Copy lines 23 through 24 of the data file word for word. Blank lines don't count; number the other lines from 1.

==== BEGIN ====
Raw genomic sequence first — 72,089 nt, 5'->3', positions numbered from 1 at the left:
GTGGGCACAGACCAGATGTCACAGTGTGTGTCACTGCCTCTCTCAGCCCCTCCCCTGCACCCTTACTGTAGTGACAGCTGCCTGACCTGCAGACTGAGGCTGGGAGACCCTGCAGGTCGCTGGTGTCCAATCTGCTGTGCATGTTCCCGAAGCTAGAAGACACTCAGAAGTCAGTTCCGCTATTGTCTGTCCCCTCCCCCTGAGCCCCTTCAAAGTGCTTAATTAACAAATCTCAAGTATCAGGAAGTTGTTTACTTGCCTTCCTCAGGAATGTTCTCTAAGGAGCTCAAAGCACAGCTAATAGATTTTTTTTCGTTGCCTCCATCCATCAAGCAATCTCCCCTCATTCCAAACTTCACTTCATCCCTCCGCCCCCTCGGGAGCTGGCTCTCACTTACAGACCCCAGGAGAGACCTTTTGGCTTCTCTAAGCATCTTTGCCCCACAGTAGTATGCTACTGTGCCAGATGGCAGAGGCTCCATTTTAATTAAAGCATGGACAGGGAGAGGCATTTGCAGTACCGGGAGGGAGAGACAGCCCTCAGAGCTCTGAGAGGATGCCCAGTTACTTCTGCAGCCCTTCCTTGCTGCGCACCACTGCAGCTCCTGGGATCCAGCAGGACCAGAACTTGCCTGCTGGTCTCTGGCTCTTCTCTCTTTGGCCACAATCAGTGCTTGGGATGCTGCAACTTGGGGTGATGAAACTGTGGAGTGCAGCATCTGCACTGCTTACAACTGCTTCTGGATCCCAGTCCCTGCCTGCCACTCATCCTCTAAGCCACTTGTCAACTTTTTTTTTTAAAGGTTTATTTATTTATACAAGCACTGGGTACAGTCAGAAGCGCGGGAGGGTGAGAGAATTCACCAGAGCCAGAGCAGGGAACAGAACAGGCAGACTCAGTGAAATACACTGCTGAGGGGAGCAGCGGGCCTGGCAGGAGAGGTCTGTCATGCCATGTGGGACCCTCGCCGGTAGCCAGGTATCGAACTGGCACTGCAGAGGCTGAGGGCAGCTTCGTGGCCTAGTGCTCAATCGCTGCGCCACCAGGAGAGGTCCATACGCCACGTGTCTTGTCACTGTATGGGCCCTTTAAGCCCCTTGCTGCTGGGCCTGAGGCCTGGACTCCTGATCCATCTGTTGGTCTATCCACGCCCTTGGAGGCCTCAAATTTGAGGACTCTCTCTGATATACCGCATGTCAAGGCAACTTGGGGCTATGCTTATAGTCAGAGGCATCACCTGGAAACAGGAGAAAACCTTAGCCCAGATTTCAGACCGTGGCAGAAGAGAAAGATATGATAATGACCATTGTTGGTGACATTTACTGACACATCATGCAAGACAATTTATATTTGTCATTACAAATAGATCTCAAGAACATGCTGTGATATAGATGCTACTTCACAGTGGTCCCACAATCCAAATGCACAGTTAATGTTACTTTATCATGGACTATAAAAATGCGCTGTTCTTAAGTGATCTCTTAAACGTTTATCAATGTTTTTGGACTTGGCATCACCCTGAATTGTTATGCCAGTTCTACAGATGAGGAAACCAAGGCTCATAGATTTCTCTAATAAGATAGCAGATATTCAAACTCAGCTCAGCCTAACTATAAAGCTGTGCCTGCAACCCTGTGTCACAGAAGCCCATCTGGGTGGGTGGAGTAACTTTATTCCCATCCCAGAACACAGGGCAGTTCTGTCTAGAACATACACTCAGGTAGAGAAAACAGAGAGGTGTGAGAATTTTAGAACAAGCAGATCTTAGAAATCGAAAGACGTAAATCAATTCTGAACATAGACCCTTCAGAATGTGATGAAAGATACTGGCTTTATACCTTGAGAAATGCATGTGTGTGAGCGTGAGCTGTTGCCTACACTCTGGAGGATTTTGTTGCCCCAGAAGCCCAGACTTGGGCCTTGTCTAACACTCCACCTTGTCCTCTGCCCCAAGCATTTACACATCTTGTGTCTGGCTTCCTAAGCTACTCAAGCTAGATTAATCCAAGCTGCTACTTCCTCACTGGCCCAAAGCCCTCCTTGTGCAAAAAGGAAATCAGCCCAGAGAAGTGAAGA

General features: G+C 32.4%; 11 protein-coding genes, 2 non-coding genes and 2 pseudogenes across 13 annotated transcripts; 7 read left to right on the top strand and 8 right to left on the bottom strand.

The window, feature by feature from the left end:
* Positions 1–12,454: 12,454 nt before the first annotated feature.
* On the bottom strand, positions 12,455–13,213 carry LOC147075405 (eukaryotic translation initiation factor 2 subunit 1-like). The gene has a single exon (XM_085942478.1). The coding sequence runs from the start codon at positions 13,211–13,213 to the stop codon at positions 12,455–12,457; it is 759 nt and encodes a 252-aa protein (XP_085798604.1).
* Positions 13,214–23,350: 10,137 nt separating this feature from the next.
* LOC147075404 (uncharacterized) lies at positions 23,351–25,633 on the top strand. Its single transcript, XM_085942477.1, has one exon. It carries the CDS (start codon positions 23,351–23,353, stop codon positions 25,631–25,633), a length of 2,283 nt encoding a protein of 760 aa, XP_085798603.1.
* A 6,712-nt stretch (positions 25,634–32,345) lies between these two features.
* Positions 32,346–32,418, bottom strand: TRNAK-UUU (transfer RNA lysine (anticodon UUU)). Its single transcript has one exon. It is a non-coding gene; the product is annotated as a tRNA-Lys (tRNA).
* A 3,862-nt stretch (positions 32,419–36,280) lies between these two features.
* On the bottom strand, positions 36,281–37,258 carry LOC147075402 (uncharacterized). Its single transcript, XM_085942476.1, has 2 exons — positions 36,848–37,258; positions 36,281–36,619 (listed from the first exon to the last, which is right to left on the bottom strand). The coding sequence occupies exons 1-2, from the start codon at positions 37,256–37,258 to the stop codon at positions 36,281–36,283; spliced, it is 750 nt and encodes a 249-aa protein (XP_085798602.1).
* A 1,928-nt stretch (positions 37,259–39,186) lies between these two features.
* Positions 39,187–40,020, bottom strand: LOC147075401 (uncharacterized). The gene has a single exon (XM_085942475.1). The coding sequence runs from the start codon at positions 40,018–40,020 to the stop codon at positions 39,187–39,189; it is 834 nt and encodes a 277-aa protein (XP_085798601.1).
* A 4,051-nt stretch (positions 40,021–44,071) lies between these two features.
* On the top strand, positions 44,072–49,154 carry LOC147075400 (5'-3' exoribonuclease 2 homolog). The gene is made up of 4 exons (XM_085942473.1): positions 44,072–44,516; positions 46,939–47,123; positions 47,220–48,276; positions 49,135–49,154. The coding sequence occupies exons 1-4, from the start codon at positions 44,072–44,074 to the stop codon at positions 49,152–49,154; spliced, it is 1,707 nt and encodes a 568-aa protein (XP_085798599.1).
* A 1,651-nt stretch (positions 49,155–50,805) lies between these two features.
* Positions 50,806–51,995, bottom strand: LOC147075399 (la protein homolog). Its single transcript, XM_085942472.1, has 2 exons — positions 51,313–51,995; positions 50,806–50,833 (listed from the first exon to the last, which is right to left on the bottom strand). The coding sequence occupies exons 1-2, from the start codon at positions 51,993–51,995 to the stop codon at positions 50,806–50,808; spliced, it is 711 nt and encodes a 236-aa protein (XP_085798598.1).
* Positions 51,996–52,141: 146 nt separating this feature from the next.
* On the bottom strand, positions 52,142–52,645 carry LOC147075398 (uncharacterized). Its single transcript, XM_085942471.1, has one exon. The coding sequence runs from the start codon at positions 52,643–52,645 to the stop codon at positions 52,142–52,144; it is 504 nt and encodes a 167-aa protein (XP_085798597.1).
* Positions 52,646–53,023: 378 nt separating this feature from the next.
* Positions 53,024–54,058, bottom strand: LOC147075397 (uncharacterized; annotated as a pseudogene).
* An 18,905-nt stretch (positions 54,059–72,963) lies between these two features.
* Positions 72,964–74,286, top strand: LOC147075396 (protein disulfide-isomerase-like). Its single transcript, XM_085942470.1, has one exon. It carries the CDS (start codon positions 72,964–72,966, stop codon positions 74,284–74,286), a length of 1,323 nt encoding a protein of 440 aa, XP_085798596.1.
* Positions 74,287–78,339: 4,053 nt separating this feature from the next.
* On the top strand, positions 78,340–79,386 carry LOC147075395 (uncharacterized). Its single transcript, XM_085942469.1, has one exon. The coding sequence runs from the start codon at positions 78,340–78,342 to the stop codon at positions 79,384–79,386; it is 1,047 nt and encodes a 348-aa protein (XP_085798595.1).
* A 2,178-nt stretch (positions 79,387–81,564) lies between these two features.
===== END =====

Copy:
* An 18,905-nt stretch (positions 54,059–72,963) lies between these two features.
* Positions 72,964–74,286, top strand: LOC147075396 (protein disulfide-isomerase-like). Its single transcript, XM_085942470.1, has one exon. It carries the CDS (start codon positions 72,964–72,966, stop codon positions 74,284–74,286), a length of 1,323 nt encoding a protein of 440 aa, XP_085798596.1.